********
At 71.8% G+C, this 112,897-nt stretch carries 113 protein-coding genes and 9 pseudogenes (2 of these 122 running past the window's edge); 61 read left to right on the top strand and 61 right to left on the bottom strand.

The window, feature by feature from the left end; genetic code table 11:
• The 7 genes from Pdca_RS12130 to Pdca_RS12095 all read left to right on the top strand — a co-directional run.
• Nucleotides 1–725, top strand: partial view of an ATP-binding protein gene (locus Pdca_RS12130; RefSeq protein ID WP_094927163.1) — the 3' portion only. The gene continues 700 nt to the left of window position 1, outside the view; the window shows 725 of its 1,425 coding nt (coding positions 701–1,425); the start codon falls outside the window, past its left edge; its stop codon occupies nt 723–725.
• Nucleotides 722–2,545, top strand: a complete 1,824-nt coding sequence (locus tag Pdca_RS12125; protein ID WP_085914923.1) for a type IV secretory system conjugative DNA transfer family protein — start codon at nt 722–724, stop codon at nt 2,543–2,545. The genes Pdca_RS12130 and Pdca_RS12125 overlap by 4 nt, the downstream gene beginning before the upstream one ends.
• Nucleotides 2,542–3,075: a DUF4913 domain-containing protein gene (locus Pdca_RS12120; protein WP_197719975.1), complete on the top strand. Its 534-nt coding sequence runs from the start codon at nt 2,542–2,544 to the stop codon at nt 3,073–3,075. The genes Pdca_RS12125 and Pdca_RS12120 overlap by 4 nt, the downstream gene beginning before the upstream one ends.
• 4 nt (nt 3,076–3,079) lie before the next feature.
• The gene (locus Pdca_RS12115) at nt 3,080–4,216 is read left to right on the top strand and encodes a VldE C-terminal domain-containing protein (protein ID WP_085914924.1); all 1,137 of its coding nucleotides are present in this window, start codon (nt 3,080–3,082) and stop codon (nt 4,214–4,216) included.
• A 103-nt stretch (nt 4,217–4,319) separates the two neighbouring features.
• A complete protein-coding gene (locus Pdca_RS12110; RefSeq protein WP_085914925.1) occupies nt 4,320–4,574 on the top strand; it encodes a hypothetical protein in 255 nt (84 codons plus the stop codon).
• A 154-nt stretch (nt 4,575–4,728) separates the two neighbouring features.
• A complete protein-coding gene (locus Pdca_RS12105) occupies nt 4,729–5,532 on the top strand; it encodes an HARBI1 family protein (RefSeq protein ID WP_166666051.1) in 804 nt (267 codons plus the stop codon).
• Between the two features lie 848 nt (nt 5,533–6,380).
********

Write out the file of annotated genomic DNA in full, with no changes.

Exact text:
At 71.8% G+C, this 112,897-nt stretch carries 113 protein-coding genes and 9 pseudogenes (2 of these 122 running past the window's edge); 61 read left to right on the top strand and 61 right to left on the bottom strand.

The window, feature by feature from the left end; genetic code table 11:
• The 7 genes from Pdca_RS12130 to Pdca_RS12095 all read left to right on the top strand — a co-directional run.
• Nucleotides 1–725, top strand: partial view of an ATP-binding protein gene (locus Pdca_RS12130; RefSeq protein ID WP_094927163.1) — the 3' portion only. The gene continues 700 nt to the left of window position 1, outside the view; the window shows 725 of its 1,425 coding nt (coding positions 701–1,425); the start codon falls outside the window, past its left edge; its stop codon occupies nt 723–725.
• Nucleotides 722–2,545, top strand: a complete 1,824-nt coding sequence (locus tag Pdca_RS12125; protein ID WP_085914923.1) for a type IV secretory system conjugative DNA transfer family protein — start codon at nt 722–724, stop codon at nt 2,543–2,545. The genes Pdca_RS12130 and Pdca_RS12125 overlap by 4 nt, the downstream gene beginning before the upstream one ends.
• Nucleotides 2,542–3,075: a DUF4913 domain-containing protein gene (locus Pdca_RS12120; protein WP_197719975.1), complete on the top strand. Its 534-nt coding sequence runs from the start codon at nt 2,542–2,544 to the stop codon at nt 3,073–3,075. The genes Pdca_RS12125 and Pdca_RS12120 overlap by 4 nt, the downstream gene beginning before the upstream one ends.
• 4 nt (nt 3,076–3,079) lie before the next feature.
• The gene (locus Pdca_RS12115) at nt 3,080–4,216 is read left to right on the top strand and encodes a VldE C-terminal domain-containing protein (protein ID WP_085914924.1); all 1,137 of its coding nucleotides are present in this window, start codon (nt 3,080–3,082) and stop codon (nt 4,214–4,216) included.
• A 103-nt stretch (nt 4,217–4,319) separates the two neighbouring features.
• A complete protein-coding gene (locus Pdca_RS12110; RefSeq protein WP_085914925.1) occupies nt 4,320–4,574 on the top strand; it encodes a hypothetical protein in 255 nt (84 codons plus the stop codon).
• A 154-nt stretch (nt 4,575–4,728) separates the two neighbouring features.
• A complete protein-coding gene (locus Pdca_RS12105) occupies nt 4,729–5,532 on the top strand; it encodes an HARBI1 family protein (RefSeq protein ID WP_166666051.1) in 804 nt (267 codons plus the stop codon).
• Between the two features lie 848 nt (nt 5,533–6,380).